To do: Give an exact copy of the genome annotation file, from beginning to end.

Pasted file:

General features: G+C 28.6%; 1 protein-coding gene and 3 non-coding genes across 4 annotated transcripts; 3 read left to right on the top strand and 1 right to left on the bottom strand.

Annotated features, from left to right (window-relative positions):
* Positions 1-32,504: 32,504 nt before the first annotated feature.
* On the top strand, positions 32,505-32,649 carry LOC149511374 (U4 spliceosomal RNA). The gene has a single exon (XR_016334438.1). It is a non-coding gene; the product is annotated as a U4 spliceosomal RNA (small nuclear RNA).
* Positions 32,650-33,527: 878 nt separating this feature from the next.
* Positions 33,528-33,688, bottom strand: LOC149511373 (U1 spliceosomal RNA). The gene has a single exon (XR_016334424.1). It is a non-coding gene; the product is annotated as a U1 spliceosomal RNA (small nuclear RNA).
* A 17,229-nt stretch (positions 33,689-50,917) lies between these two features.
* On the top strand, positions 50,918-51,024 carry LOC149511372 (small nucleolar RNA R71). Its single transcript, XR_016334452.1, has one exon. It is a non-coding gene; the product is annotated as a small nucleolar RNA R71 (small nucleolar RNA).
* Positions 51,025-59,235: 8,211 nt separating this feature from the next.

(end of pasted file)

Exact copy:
General features: G+C 28.6%; 1 protein-coding gene and 3 non-coding genes across 4 annotated transcripts; 3 read left to right on the top strand and 1 right to left on the bottom strand.

Annotated features, from left to right (window-relative positions):
* Positions 1-32,504: 32,504 nt before the first annotated feature.
* On the top strand, positions 32,505-32,649 carry LOC149511374 (U4 spliceosomal RNA). The gene has a single exon (XR_016334438.1). It is a non-coding gene; the product is annotated as a U4 spliceosomal RNA (small nuclear RNA).
* Positions 32,650-33,527: 878 nt separating this feature from the next.
* Positions 33,528-33,688, bottom strand: LOC149511373 (U1 spliceosomal RNA). The gene has a single exon (XR_016334424.1). It is a non-coding gene; the product is annotated as a U1 spliceosomal RNA (small nuclear RNA).
* A 17,229-nt stretch (positions 33,689-50,917) lies between these two features.
* On the top strand, positions 50,918-51,024 carry LOC149511372 (small nucleolar RNA R71). Its single transcript, XR_016334452.1, has one exon. It is a non-coding gene; the product is annotated as a small nucleolar RNA R71 (small nucleolar RNA).
* Positions 51,025-59,235: 8,211 nt separating this feature from the next.